Former D.C. Council Chairman Kwame Brown has been charged with breaking the District’s campaign finance laws, just one day after he quit the city’s No. 2 post after federal authorities accused him of bank fraud.
Brown, 41, was charged in D.C. Superior Court with aiding and abetting an unlawful campaign expenditure.
In a brief filing, prosecutors wrote that Brown allowed a relative — identified in court records only as “Person 1” — to open a secondary campaign bank account to pay for additional campaign activities.
Described as a “side account,” the money was used to boost Brown’s get-out-the-vote operations during his unopposed campaign for re-election in 2008.
“Brown knew that Person 1 would be making individual campaign expenditures in excess of $50,” prosecutors wrote, a violation of city law.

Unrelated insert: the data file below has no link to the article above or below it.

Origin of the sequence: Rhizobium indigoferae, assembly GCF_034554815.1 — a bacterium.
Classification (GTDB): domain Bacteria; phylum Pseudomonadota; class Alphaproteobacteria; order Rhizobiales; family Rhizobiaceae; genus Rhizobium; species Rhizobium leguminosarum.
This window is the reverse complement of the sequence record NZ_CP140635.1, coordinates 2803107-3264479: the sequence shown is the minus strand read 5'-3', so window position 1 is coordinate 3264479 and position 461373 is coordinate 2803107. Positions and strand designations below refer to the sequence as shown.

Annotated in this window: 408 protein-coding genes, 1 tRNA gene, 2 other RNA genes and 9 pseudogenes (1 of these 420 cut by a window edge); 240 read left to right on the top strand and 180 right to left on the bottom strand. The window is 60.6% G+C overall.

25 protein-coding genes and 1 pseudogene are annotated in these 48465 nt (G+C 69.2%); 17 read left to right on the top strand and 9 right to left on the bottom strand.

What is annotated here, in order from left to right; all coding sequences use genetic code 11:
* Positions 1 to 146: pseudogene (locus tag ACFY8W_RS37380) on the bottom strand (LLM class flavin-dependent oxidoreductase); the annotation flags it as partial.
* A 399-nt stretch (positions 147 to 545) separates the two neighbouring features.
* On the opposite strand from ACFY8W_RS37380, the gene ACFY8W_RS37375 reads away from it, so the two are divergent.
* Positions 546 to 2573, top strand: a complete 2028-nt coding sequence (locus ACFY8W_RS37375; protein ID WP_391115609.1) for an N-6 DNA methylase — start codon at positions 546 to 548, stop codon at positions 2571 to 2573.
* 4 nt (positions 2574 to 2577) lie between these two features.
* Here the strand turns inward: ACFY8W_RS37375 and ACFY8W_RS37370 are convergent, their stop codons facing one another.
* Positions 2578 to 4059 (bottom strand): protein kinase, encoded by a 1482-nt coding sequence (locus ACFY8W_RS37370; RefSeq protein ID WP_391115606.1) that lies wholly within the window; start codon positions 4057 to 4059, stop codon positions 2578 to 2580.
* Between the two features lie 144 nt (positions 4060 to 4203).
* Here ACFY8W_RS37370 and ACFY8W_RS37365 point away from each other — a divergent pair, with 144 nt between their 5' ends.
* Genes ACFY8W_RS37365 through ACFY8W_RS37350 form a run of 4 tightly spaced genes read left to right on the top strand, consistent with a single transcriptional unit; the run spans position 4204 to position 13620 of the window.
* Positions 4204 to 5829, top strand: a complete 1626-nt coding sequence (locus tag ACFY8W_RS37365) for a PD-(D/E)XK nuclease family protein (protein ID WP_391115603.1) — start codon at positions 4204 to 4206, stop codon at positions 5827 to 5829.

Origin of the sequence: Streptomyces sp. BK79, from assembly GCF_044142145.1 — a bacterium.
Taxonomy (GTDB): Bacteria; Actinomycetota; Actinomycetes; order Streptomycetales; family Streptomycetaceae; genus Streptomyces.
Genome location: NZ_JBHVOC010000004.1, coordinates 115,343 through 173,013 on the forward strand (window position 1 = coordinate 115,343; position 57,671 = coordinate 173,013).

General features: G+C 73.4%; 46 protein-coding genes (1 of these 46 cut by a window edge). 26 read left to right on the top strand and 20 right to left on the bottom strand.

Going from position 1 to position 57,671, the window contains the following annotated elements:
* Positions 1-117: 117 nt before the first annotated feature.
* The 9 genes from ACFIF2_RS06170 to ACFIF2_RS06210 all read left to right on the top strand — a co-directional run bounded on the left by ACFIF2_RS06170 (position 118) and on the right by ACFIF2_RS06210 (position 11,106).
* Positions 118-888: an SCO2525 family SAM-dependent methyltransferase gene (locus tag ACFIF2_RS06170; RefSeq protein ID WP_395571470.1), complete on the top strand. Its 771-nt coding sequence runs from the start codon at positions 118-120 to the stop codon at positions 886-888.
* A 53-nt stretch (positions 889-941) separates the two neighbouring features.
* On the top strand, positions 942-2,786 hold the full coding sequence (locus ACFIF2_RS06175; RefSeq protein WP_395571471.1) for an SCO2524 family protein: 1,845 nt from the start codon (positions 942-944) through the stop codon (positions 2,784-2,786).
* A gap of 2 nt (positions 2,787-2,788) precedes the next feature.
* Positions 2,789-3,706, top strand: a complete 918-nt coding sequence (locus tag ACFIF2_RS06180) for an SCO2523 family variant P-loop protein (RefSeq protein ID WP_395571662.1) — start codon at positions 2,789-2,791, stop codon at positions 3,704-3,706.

Prosecutors filed the charge in a criminal information, a type of court filing that indicates a guilty plea is imminent.
Brown’s campaign has been under investigation for nearly a year, a probe that began in July 2011 after the city’s Office of Campaign Finance referred an audit to federal prosecutors.
At the time of the referral, Board of Elections and Ethics Chairman Togo West said he suspected “criminal” activity in the Brown campaign.
The charge against Brown is the second he has faced in as many days.
On Wednesday, prosecutors charged Brown with a single felony count of bank fraud. Brown, elected to the council’s top job in 2010, resigned within hours.
Brown is scheduled to appear in U.S. District Court on the felony charge at 11 a.m. on Friday.
Examiner Staff Writers Scott McCabe and Emily Babay contributed to this report.